Wednesday, November 17, 2010

Static Time

Mark Vernon contemplates the relationship between God and time at Big Questions Online. He writes:
Augustine made one of the best known and most insightful comments about time. “What then is time?” he wondered. “If no one asks me, I know what it is. If I wish to explain it to him who asks, I do not know.”

He puzzled over this most fundamental, and yet mysterious, aspect of the human condition in his Confessions, and arrived at a notion that was similar to Plato’s: the ancient Greek sage had defined time as “the moving image of eternity.” That fitted with Augustine’s conception of God, who had created time when He created the universe. To ask what God was doing before that great act is simply meaningless.

It’s an idea that’s stuck. And to some, it is entirely commensurate with the way modern physics grapples with the mystery. Here, time is typically envisaged as a relationship between events. Einstein presented what is referred to as the “block universe” – the notion that all times exist equally. (For comparison, Augustine wrote: “In the Eternal nothing passeth away, but that the whole is present.”)

So, what you see just depends on what you set t to in any given equation. “The distinction between past, present and future is only an illusion, however persistent,” the genius of relativity mused. He was so clear about the illusory nature of time that the thought even provided him with comfort in the face of death.
This is fascinating stuff, to be sure, but in my opinion it's even more fascinating to think that if it's true that the universe is a "block" and the distinction between past, present and future is an illusion what would happen if there really is life after death? Do we pass out of this "block universe" and into an eternal present where all of cosmic history falls simultaneously before our gaze, like taking in an entire page of a book at once?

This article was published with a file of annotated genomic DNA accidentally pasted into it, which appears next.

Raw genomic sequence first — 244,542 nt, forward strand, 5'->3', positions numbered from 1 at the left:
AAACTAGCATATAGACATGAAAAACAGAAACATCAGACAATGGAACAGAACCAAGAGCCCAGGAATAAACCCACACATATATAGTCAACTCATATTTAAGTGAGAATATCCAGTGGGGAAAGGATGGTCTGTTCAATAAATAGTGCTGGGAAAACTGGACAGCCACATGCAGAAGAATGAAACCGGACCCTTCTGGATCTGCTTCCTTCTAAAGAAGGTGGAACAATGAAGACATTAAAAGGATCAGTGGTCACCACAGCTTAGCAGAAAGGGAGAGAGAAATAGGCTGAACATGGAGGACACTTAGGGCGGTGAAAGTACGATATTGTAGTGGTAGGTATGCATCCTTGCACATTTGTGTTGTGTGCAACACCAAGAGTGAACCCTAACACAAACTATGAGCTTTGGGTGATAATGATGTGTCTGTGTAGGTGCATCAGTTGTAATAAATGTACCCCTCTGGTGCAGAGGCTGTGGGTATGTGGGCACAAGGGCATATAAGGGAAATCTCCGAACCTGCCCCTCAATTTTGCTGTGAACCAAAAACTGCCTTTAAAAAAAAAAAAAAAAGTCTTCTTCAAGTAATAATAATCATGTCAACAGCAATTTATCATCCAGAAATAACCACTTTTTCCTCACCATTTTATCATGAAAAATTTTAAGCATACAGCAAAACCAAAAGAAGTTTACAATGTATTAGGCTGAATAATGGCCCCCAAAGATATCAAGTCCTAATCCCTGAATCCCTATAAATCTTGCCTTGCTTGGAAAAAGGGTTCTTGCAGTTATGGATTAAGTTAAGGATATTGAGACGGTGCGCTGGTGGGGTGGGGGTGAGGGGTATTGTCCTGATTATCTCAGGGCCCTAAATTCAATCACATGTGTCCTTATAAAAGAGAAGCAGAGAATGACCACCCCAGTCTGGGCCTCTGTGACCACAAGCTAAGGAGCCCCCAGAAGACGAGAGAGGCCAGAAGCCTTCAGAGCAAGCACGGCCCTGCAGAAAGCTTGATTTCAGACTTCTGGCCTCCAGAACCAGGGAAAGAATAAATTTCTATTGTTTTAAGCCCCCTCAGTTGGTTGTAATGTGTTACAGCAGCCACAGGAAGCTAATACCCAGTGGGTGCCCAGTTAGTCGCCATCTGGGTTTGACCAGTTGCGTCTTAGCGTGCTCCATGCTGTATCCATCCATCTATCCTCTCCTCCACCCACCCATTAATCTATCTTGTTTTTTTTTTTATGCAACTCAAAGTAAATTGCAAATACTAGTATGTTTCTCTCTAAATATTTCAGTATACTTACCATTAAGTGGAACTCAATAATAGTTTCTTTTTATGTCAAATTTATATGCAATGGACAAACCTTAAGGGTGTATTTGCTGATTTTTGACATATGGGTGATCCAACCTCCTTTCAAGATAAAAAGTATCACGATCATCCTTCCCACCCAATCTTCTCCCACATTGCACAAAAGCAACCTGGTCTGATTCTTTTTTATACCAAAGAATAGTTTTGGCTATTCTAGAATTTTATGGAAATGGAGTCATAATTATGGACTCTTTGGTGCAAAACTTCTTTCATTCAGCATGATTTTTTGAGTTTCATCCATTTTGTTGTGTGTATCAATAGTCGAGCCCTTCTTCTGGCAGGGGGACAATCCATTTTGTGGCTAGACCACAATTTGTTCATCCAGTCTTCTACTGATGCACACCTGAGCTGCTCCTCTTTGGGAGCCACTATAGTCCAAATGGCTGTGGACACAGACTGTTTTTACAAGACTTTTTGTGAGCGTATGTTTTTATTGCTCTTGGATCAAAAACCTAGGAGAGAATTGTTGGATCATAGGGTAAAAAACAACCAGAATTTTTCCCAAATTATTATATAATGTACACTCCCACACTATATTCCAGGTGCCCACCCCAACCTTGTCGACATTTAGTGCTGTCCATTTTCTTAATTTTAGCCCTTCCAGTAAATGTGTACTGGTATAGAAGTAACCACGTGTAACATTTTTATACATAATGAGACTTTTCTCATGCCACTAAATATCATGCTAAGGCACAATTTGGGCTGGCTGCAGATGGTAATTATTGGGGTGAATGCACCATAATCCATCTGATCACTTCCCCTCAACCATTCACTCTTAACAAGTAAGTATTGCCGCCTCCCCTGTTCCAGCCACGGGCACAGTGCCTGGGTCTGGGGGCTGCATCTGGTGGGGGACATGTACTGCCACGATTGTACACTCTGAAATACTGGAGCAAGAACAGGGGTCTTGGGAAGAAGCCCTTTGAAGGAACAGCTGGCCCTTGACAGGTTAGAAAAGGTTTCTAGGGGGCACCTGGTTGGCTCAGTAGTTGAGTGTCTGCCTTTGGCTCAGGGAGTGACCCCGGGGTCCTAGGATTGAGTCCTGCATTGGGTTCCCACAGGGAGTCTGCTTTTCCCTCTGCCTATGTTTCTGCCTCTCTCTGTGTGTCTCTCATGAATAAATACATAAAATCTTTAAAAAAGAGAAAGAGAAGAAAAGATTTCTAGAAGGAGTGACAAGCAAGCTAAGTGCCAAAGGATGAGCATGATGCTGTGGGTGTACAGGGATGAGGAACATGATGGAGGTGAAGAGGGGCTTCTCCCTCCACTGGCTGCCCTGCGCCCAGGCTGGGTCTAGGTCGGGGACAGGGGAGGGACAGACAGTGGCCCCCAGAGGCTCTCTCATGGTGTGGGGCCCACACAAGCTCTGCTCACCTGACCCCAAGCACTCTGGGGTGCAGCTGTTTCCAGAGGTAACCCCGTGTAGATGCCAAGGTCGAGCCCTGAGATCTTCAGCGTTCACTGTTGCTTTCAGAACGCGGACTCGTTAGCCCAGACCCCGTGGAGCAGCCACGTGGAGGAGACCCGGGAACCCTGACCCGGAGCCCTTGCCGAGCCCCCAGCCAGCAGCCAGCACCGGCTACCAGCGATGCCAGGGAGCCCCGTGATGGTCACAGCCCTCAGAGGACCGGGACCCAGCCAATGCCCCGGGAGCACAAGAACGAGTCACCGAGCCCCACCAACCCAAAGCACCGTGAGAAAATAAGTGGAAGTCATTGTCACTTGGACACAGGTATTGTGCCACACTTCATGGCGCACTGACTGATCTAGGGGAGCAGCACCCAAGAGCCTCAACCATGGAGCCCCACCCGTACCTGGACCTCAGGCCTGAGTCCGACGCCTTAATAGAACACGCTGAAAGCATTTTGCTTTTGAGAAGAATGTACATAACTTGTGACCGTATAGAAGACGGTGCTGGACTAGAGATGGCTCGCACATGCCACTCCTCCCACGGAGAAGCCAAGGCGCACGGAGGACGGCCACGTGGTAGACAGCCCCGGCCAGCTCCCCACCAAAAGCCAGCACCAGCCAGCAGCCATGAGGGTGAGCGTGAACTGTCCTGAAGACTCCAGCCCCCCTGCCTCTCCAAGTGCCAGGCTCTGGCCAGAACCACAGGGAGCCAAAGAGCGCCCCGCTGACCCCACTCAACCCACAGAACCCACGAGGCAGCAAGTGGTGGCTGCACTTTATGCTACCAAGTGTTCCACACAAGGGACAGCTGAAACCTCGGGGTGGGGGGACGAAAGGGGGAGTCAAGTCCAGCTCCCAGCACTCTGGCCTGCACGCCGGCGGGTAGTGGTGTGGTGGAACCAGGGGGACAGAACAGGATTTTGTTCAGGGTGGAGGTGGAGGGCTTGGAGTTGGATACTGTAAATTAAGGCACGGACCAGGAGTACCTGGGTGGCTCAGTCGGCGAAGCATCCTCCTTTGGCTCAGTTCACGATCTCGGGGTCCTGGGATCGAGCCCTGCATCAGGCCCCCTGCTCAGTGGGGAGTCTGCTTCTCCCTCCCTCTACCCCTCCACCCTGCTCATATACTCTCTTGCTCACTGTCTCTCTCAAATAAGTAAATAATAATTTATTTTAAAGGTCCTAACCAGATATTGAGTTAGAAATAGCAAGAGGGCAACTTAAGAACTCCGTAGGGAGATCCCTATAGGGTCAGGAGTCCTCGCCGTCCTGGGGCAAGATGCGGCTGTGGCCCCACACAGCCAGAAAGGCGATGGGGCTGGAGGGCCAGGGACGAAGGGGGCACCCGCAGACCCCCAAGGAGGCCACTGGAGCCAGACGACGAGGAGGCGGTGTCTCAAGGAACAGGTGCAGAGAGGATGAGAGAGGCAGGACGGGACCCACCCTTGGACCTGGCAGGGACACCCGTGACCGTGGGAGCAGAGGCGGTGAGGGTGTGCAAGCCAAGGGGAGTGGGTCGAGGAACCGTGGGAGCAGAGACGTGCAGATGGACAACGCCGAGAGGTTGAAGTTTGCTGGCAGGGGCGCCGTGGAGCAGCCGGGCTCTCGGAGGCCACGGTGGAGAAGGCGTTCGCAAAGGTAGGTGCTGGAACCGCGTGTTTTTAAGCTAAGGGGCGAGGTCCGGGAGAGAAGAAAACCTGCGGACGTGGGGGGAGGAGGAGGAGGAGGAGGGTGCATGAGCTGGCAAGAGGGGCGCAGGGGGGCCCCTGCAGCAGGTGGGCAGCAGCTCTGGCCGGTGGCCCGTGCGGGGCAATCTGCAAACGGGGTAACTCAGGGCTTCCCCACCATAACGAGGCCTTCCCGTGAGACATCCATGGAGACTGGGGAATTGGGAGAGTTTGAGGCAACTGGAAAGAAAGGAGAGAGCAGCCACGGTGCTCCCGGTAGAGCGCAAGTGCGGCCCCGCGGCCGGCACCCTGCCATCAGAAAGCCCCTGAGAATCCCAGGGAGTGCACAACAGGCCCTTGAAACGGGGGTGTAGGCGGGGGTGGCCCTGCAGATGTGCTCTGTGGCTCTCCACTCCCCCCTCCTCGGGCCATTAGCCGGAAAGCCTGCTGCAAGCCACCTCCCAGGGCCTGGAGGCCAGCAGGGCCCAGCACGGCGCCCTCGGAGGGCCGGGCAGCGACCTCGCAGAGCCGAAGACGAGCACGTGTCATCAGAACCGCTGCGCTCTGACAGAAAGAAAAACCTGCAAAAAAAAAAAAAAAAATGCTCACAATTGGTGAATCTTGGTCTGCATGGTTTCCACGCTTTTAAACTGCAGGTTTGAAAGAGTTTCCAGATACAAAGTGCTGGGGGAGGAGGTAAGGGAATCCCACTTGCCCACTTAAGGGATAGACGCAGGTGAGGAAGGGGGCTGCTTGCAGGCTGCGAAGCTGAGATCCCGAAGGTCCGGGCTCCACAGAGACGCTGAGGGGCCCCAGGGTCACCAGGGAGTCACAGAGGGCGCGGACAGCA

If so, if we are at that point conscious beings which transcend the space-time manifold, would not all events in the history of the world be in our present? If that's so, then when we die every future event, including the future deaths of our loved ones, must happen simultaneously with our death. If that's so, when we die we could be immediately united with those who, on earth, still grieve our passing. But this would mean that our loved ones must have a kind of dual existence.

They would exist here on earth awaiting the future and simultaneously they'd exist in eternity where the future is in the present. In fact, if this is the case, all of us must have a dual existence, like quantum particles which can exist in more than one place at the same time. Perhaps the self that exists "there" is just as unaware of our existence "here" as our self here is unaware of our existence there.

Who knows? It seems to me, though, that if time is a block, an objective reality, and if there's some sense in which we survive physical death, there's no reason why this couldn't be the way things are.